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  7. #7
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    Default Re: Would You Call This An 'S' Trap?

    Not a s-trap or crown vented trap according to the diagrams provided by two other posters. It (the weir) is closer to three pipe diameters away from the vent, which makes it OK. We should'nt look for the negative, before investigating, or putting opinions in a report. I laid out the fittings and the end of the trap adaptor threads are 3" from the vent, then you have the nut, washer, and the trap arm.

    IMHO,

    Tony


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    Default Re: Would You Call This An 'S' Trap?

    Quote Originally Posted by Tony Watson View Post
    Not a s-trap or crown vented trap according to the diagrams provided by two other posters. It (the weir) is closer to three pipe diameters away from the vent, which makes it OK. We should'nt look for the negative, before investigating, or putting opinions in a report. I laid out the fittings and the end of the trap adaptor threads are 3" from the vent, then you have the nut, washer, and the trap arm.

    IMHO,

    Tony
    Doesn't look that way to me scale-wise. See attached (also made other notations).

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  9. #9
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    Default Re: Would You Call This An 'S' Trap?

    I was only answering Bruce's question.

    The AAV looks to be one that will work on 2" or 1 1/2" pipe, that is why you see the gap. What is wrong with the AAV,... it is installed at a 45 degree angle.

    I put the fittings and trap together and used a ruler to measure the distance and it is well within tolerance.

    T.

    A side question, can I use some of your post and illustrations for training purposes?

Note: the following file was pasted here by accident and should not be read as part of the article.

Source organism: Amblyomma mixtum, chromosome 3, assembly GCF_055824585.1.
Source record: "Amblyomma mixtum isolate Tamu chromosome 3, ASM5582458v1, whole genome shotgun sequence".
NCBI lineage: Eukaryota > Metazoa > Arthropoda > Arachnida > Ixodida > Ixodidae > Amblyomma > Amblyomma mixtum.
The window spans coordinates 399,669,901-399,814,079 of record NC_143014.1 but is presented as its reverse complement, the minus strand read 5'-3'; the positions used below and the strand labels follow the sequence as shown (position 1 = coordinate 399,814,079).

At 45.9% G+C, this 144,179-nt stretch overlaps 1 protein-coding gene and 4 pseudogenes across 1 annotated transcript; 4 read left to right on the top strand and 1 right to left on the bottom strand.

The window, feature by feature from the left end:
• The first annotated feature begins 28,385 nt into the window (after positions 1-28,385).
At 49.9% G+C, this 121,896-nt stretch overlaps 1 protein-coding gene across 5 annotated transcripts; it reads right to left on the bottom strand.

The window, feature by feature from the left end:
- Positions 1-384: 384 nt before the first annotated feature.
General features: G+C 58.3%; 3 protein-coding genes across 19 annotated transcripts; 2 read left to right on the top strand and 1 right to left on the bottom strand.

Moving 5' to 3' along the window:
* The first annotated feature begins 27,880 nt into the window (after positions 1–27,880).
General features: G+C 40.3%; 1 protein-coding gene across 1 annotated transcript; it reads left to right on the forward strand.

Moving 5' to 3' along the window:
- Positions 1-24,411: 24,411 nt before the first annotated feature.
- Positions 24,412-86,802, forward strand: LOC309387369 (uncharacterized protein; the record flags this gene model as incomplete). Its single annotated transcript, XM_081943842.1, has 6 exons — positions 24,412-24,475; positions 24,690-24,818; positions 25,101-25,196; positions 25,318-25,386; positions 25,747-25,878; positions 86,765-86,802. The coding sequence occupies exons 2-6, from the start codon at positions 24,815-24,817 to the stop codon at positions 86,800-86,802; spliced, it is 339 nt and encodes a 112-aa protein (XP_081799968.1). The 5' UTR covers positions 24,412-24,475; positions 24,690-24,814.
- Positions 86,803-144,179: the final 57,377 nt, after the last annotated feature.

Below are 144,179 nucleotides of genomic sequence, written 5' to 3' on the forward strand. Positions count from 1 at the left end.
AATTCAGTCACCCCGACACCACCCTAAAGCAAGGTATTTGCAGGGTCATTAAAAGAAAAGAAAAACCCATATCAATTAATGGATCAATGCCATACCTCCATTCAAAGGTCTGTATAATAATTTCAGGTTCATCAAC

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    Default Re: Would You Call This An 'S' Trap?

    Tony, if you are asking me, go ahead. However, I poached them from other people.

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  11. #11
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    Default Re: Would You Call This An 'S' Trap?

    Thanks, Gunnar.

    Any thing used will be for training and educational purposes only. Some of them will be posted on a secure website, and I think I remember how to disable right key function so they will not be copied.

    Are there any other posters that will be willing to let me referance there replys and photos?
    I would be very grateful.
    Tony


  12. #12
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    Default Re: Would You Call This An 'S' Trap?

    Quote Originally Posted by Bruce Breedlove View Post
    With the shorter distance from the sink tailpiece to the waste pipe would you call this an 'S' trap?

    Bruce,

    No, that is not an 'S' trap.

    What that is, besides being an abomination, is a 'improperly installed AAV configuration'.

    Relatively easily correctable, but wrong as configured.